CORS Network to Complete Digital Land Resurvey in Kerala

Kerala State Government has given a nod to extended Digital Land Resurvey for 1,550 villages at cost of ₹807.98-crore. The project is expected to complete the resurvey of land over four years in four phases.

The project aims to do away with conventional methods of land surveying and to adopt new technologies. The new technologies are aimed at unifying land-related documentation under the departments of revenue, survey, and registration.

K. Rajan, Minister for Land Revenue, Survey and Land Records, Land Reforms, Housing, Government of Kerala said that administrative sanction has been given for the first phase which will cover 400 villages at a cost of ₹339.43 crores under the Rebuild Kerala development program.

The Department of Survey and Land Records will implement the project with technical support from the Regional Director (Kerala), Survey of India. The department will primarily bank on Continuously Operating Reference Station (CORS) networks using Real-Time Kinematic (RTK) machines for the digital resurvey. Twenty-eight base stations will be set up in the State. The resurvey using conventional methods was launched in Kerala in 1966.

The CORS network term is adopted by the National Geodetic Survey, an office of the United States Department of Commerce’s National Oceanic and Atmospheric Administration (NOAA), is a sophisticated and advanced GPS/GNSS based technology that first requires the precise determination of a position on the surface of the earth and then the continuous monitoring of that precise position for Geoscientific studies that include determining the shape of the earth, determining the effect of the earth-moon gravitation on the shape and rotation of the earth, determining the movement of the earth’s crust, defining a Spatial reference System and so on.

The GPS/GNSS receiver is the heart of a CORS network configuration. To support a wide realm of activities, the receiver must be a high-quality geodetic unit capable of tracking and recording all components of the GPS/GNSS signal. Rapid GPS/GNSS technology advances have enabled GPS/GNSS technology to become more robust and versatile. The applications derived from a network of CORS have found use in determining precise position on a 24×7 real-time basis for civilian use that has been shown to save time and cost of execution of developmental projects.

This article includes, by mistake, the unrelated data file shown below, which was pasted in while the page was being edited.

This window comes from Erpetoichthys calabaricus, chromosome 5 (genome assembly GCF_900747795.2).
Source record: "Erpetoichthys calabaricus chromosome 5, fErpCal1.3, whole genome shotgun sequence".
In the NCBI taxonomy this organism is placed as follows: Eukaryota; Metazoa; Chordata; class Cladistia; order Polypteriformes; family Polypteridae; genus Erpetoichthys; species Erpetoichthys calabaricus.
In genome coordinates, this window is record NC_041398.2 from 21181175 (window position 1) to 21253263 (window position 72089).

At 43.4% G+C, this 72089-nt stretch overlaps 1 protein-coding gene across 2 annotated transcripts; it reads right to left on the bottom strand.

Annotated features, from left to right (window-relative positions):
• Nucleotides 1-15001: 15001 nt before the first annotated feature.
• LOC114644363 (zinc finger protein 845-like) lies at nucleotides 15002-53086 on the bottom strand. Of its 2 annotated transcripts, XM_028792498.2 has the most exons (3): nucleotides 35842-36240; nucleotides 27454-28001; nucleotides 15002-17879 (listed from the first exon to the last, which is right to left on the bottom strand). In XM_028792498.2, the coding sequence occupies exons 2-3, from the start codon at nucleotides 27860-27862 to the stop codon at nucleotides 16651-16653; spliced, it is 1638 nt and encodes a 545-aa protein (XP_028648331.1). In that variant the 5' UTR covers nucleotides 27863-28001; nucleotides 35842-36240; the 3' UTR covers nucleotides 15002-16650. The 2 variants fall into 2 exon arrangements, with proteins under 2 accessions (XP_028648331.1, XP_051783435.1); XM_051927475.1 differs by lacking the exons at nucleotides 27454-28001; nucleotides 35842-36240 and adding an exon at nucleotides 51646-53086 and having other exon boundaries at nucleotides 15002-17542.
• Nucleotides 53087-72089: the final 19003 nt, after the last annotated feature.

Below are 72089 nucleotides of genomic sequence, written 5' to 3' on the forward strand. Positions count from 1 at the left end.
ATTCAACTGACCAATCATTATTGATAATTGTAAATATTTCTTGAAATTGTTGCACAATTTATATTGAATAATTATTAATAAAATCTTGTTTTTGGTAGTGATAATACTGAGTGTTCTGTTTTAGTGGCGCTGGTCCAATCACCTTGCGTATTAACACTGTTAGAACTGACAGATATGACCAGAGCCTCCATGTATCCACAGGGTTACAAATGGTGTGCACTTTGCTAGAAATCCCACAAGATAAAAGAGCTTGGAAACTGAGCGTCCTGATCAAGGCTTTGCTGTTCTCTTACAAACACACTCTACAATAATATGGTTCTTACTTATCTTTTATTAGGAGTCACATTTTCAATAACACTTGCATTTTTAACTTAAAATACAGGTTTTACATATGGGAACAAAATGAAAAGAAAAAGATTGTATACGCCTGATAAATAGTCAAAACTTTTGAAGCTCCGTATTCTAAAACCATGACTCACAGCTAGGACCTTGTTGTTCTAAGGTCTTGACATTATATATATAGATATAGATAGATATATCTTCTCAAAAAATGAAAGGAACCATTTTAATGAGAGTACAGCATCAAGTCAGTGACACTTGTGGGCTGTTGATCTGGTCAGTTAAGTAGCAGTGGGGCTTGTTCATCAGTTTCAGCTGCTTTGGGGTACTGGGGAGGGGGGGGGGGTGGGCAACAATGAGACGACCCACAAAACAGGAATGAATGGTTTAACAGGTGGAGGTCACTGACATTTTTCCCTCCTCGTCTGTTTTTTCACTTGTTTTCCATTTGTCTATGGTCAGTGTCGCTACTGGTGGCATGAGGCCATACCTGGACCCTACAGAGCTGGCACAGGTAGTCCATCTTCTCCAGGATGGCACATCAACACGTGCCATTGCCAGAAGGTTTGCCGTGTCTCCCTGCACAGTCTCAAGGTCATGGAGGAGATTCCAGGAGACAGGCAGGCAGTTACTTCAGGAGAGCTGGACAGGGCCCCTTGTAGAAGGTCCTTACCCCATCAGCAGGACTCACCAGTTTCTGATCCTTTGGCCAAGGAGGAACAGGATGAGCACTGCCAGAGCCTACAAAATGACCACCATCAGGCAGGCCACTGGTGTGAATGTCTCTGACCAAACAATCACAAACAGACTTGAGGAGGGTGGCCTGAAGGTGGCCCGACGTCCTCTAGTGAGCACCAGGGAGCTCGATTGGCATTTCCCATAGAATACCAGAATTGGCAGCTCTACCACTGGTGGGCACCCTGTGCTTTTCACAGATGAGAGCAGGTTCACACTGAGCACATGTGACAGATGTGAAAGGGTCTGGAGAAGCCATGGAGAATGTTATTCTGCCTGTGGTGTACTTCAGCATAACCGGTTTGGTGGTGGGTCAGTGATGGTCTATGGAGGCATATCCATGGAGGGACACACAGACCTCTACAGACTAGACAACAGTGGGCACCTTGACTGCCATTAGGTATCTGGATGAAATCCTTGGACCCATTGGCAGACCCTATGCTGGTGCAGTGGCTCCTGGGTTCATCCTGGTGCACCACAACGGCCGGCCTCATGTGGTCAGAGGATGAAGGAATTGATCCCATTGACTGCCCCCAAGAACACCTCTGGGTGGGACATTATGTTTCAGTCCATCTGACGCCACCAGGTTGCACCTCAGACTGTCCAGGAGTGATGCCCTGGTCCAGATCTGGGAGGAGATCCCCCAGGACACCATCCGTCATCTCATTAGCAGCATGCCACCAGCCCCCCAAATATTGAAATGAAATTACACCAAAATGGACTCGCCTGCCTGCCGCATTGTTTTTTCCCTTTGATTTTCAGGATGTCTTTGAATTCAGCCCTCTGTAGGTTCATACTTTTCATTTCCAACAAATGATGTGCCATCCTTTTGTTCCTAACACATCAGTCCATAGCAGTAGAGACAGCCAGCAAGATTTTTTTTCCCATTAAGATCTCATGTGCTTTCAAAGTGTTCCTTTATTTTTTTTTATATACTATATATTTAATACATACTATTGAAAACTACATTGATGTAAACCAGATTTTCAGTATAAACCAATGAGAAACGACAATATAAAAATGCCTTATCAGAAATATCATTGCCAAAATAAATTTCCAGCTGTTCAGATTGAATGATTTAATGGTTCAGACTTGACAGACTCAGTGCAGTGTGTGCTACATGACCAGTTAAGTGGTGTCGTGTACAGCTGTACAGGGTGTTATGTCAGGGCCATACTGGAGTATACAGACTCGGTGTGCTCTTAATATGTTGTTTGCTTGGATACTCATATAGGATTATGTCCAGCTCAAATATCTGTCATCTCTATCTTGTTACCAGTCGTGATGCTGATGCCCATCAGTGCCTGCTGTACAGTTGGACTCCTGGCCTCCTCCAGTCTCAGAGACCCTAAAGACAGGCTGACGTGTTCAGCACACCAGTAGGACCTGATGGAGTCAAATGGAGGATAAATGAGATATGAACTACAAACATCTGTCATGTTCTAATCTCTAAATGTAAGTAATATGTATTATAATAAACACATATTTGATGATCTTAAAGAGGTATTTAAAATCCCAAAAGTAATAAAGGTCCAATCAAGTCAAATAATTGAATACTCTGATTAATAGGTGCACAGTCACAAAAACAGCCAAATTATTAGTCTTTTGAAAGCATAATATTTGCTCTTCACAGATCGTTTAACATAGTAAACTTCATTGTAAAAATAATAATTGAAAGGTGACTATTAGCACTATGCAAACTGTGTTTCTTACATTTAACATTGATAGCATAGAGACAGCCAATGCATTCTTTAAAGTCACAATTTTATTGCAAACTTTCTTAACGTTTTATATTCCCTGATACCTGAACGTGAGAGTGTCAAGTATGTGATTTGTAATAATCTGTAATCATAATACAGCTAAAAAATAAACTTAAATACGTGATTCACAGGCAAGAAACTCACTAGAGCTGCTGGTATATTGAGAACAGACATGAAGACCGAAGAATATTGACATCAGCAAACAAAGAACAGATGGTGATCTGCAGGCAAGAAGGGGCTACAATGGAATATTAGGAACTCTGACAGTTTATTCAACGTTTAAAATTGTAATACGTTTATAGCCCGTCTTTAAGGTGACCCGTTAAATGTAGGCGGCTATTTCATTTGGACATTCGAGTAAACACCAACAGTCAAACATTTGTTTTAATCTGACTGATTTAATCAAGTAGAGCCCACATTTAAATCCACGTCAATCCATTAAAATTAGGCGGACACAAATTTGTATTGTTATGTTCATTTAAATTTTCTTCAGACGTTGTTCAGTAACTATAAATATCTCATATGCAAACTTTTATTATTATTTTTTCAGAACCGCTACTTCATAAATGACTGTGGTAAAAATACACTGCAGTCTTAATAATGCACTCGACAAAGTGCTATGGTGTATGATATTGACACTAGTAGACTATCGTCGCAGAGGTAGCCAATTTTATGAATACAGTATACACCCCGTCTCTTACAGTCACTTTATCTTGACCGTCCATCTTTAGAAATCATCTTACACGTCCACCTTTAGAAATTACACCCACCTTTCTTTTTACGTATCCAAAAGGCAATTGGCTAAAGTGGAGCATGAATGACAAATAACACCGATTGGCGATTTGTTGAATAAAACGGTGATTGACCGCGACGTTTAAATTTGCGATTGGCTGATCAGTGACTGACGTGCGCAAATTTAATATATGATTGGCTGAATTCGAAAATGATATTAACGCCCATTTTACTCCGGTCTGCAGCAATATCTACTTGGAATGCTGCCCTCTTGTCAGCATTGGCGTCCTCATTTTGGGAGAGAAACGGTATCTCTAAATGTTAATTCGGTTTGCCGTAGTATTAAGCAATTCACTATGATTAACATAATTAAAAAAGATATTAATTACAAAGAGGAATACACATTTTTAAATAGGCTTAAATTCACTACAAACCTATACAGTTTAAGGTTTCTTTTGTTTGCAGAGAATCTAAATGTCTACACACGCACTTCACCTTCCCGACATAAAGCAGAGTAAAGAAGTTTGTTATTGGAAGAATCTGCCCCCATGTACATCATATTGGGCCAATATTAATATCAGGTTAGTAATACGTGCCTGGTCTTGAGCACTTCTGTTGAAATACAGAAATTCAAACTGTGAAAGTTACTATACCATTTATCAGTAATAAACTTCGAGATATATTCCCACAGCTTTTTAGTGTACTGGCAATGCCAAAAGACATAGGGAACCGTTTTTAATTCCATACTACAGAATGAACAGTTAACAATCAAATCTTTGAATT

The solution provided would define positional accuracy with data correction from the CORS network on the concept of VRS (Virtual Reference Station). Correction and all the CORS data streamed to a master control center for better control and monitoring of data, with one redundant control station for uninterrupted service in case of maintenance or updating of data center and communication.

VRS (Virtual Reference Station) -Artistic presentation of CORS Network and VRS (Virtual Reference Station). -VRS
Artistic presentation of CORS Network and VRS (Virtual Reference Station).

CORS will be used in 60% of the villages, while drone-plus-LiDAR mapping and Electronic Total Station (ETS) systems will be used in 20% of locations each.

Four hundred villages will be taken up in the first phase for which ₹339.43 crores has been earmarked. For the second, third, and fourth phases, ₹156.17 crores, ₹156.18 crores, and ₹156.18 crores respectively have been provided.

K. Rajan, Minister for Land Revenue, Survey and Land Records, Land Reforms

The project covers all villages, excluding 87 villages where the exercise was completed using total station surveying solutions and 29 villages where it is in progress. In every village, the government lands will be surveyed first followed by privately owned lands. Using CORS or LiDAR, one surveyor and one helper can survey four hectares at a time.

The four-year-long project also aims to facilitate the issue of Record of Rights (RoR), online services in the department, settlement of land-related disputes, and preparation of accurate documentation and sketches about land. It will also help tackle encroachments on government land, and assist disaster management.

A State-level project monitoring unit will be formed at the Department of Survey and Land Records. District-level implementation units will be headed by the district collectors. A high-level panel headed by the Chief Secretary will assess the progress of work.

Source – The Hindu

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